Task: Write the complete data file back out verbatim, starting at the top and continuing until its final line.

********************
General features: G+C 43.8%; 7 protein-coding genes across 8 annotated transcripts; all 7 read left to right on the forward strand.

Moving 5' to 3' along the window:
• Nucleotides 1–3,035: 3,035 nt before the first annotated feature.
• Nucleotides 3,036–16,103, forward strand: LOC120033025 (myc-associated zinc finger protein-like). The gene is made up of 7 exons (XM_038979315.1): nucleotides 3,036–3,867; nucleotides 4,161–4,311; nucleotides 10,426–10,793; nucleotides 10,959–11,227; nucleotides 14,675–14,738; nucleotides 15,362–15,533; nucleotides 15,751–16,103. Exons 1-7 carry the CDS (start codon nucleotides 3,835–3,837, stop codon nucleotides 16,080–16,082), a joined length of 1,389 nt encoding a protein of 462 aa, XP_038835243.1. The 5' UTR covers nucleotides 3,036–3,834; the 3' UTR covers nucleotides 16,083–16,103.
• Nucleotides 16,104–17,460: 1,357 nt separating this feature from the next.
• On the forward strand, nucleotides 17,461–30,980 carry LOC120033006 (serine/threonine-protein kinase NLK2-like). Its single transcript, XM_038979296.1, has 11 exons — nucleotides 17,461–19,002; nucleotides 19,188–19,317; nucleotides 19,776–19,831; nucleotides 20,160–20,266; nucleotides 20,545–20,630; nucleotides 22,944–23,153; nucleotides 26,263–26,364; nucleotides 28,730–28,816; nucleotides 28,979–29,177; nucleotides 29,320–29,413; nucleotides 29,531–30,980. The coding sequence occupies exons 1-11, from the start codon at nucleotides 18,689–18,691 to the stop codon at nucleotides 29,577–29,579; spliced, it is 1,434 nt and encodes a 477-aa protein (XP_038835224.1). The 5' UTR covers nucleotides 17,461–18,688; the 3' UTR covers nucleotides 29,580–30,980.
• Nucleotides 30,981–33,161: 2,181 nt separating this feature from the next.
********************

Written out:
General features: G+C 43.8%; 7 protein-coding genes across 8 annotated transcripts; all 7 read left to right on the forward strand.

Moving 5' to 3' along the window:
• Nucleotides 1–3,035: 3,035 nt before the first annotated feature.
• Nucleotides 3,036–16,103, forward strand: LOC120033025 (myc-associated zinc finger protein-like). The gene is made up of 7 exons (XM_038979315.1): nucleotides 3,036–3,867; nucleotides 4,161–4,311; nucleotides 10,426–10,793; nucleotides 10,959–11,227; nucleotides 14,675–14,738; nucleotides 15,362–15,533; nucleotides 15,751–16,103. Exons 1-7 carry the CDS (start codon nucleotides 3,835–3,837, stop codon nucleotides 16,080–16,082), a joined length of 1,389 nt encoding a protein of 462 aa, XP_038835243.1. The 5' UTR covers nucleotides 3,036–3,834; the 3' UTR covers nucleotides 16,083–16,103.
• Nucleotides 16,104–17,460: 1,357 nt separating this feature from the next.
• On the forward strand, nucleotides 17,461–30,980 carry LOC120033006 (serine/threonine-protein kinase NLK2-like). Its single transcript, XM_038979296.1, has 11 exons — nucleotides 17,461–19,002; nucleotides 19,188–19,317; nucleotides 19,776–19,831; nucleotides 20,160–20,266; nucleotides 20,545–20,630; nucleotides 22,944–23,153; nucleotides 26,263–26,364; nucleotides 28,730–28,816; nucleotides 28,979–29,177; nucleotides 29,320–29,413; nucleotides 29,531–30,980. The coding sequence occupies exons 1-11, from the start codon at nucleotides 18,689–18,691 to the stop codon at nucleotides 29,577–29,579; spliced, it is 1,434 nt and encodes a 477-aa protein (XP_038835224.1). The 5' UTR covers nucleotides 17,461–18,688; the 3' UTR covers nucleotides 29,580–30,980.
• Nucleotides 30,981–33,161: 2,181 nt separating this feature from the next.